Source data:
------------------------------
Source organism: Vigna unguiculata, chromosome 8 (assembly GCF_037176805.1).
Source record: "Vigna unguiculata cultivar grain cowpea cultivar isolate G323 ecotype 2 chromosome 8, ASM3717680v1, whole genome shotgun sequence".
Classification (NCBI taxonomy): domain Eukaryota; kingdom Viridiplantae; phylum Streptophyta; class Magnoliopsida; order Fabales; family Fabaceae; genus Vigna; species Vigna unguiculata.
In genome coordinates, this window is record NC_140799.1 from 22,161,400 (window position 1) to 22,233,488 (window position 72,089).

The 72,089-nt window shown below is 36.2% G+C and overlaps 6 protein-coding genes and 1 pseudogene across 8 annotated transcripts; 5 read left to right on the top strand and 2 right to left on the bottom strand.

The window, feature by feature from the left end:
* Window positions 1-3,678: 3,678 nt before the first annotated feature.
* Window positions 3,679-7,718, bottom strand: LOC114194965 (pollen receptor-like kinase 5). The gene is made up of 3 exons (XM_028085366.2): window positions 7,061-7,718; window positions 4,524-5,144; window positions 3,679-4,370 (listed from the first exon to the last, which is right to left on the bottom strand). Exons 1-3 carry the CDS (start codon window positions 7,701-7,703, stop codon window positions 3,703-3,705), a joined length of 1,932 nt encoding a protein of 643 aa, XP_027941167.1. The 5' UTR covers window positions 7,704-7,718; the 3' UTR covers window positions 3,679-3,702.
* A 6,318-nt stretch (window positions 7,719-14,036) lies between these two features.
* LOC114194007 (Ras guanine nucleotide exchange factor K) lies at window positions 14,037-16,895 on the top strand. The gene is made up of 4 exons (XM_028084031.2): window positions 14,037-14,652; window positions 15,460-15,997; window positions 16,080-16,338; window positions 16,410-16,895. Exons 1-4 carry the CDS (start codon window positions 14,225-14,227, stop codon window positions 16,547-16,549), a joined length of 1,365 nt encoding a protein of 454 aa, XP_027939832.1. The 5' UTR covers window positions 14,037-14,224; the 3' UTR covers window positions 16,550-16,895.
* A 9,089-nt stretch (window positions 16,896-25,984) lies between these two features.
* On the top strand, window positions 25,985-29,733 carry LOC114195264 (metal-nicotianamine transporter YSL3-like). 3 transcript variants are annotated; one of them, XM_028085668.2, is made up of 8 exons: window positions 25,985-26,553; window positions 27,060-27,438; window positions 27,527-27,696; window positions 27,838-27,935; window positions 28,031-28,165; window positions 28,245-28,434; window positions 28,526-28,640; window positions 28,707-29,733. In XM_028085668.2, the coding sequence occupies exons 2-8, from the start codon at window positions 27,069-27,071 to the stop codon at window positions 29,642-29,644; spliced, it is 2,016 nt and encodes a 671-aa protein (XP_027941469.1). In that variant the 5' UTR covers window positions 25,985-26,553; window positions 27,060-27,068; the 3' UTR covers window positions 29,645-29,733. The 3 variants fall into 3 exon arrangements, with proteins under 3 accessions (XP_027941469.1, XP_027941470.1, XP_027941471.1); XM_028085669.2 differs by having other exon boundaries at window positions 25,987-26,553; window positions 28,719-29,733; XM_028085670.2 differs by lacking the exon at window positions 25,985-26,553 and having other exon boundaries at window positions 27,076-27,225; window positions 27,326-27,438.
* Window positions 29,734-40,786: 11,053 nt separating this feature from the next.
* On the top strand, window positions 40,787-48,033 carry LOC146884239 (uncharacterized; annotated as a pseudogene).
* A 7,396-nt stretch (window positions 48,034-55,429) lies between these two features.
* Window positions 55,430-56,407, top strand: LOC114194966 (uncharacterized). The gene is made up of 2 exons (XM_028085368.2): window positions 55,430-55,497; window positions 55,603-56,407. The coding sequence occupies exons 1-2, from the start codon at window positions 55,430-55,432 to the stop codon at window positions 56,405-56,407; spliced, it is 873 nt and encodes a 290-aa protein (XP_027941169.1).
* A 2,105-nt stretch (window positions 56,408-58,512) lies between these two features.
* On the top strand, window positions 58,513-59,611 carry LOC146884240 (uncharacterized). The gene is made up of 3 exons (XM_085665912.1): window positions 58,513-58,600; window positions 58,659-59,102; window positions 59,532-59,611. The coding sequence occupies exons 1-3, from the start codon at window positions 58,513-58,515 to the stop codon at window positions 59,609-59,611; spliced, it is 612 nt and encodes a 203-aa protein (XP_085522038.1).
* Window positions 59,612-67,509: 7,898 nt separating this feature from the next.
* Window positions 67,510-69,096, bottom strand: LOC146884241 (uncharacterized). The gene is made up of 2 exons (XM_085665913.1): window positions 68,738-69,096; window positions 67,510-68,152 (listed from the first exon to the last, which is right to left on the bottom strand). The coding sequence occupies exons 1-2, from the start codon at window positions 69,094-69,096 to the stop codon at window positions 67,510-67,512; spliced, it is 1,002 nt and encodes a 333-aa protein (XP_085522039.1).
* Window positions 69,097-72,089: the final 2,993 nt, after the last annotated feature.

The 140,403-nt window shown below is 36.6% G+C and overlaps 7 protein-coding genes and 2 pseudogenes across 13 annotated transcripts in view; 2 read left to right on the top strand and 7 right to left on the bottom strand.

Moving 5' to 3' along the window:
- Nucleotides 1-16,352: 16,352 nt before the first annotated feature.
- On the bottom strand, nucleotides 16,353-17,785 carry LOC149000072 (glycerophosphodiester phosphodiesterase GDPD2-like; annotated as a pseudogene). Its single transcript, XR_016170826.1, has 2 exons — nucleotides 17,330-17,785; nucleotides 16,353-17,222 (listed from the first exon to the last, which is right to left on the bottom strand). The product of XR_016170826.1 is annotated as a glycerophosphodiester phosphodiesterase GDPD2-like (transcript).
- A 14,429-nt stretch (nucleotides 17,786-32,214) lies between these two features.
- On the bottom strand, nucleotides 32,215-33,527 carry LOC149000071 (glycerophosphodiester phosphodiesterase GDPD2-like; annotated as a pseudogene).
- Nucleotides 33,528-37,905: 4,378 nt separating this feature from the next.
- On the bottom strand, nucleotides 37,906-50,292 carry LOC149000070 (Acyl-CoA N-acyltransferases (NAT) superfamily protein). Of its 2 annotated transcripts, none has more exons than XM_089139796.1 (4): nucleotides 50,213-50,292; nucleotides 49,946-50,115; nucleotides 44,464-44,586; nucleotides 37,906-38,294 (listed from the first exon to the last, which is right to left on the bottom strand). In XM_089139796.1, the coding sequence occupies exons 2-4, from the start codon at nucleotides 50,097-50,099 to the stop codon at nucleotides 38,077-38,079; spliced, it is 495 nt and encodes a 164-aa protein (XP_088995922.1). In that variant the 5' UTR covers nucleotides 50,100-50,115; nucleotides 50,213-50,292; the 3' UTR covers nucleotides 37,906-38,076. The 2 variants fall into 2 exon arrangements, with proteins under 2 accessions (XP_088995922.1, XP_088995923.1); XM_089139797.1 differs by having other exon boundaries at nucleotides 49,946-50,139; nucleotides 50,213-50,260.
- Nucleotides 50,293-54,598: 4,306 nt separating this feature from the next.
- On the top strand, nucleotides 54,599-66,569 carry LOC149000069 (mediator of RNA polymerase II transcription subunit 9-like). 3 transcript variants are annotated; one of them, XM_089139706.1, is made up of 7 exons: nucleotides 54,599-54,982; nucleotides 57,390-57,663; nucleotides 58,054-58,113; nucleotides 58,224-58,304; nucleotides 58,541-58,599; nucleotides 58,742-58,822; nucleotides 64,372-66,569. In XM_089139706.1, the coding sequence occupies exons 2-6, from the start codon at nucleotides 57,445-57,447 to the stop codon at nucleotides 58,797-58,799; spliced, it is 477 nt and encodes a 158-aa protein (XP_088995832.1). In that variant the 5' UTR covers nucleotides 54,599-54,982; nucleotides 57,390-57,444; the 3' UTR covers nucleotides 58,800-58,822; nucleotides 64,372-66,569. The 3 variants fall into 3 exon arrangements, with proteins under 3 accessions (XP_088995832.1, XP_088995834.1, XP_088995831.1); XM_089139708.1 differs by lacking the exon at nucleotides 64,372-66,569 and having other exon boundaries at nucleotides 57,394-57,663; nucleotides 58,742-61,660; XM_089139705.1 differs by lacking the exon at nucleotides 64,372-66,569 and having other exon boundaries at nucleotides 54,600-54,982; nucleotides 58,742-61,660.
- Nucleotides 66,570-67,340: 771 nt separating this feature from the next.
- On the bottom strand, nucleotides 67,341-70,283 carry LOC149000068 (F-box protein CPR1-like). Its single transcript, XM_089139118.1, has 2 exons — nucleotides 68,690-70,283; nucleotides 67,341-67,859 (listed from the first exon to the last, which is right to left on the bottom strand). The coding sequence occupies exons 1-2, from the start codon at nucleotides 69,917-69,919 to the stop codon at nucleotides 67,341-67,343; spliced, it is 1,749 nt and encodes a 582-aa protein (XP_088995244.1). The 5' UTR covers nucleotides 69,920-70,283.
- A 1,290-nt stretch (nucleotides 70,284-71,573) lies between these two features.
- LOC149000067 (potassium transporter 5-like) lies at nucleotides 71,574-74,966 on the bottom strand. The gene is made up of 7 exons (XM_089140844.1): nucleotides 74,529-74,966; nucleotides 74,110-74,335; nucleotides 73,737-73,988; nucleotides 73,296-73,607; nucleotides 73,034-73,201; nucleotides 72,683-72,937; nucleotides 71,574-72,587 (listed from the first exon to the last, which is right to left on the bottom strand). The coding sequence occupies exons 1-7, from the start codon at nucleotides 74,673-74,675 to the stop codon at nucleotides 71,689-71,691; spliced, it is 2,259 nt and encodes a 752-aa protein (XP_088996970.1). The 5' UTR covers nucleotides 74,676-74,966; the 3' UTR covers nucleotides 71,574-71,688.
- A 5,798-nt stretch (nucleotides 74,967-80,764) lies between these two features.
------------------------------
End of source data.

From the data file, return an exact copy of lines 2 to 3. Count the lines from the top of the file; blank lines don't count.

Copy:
Source record: "Vigna unguiculata cultivar grain cowpea cultivar isolate G323 ecotype 2 chromosome 8, ASM3717680v1, whole genome shotgun sequence".
Classification (NCBI taxonomy): domain Eukaryota; kingdom Viridiplantae; phylum Streptophyta; class Magnoliopsida; order Fabales; family Fabaceae; genus Vigna; species Vigna unguiculata.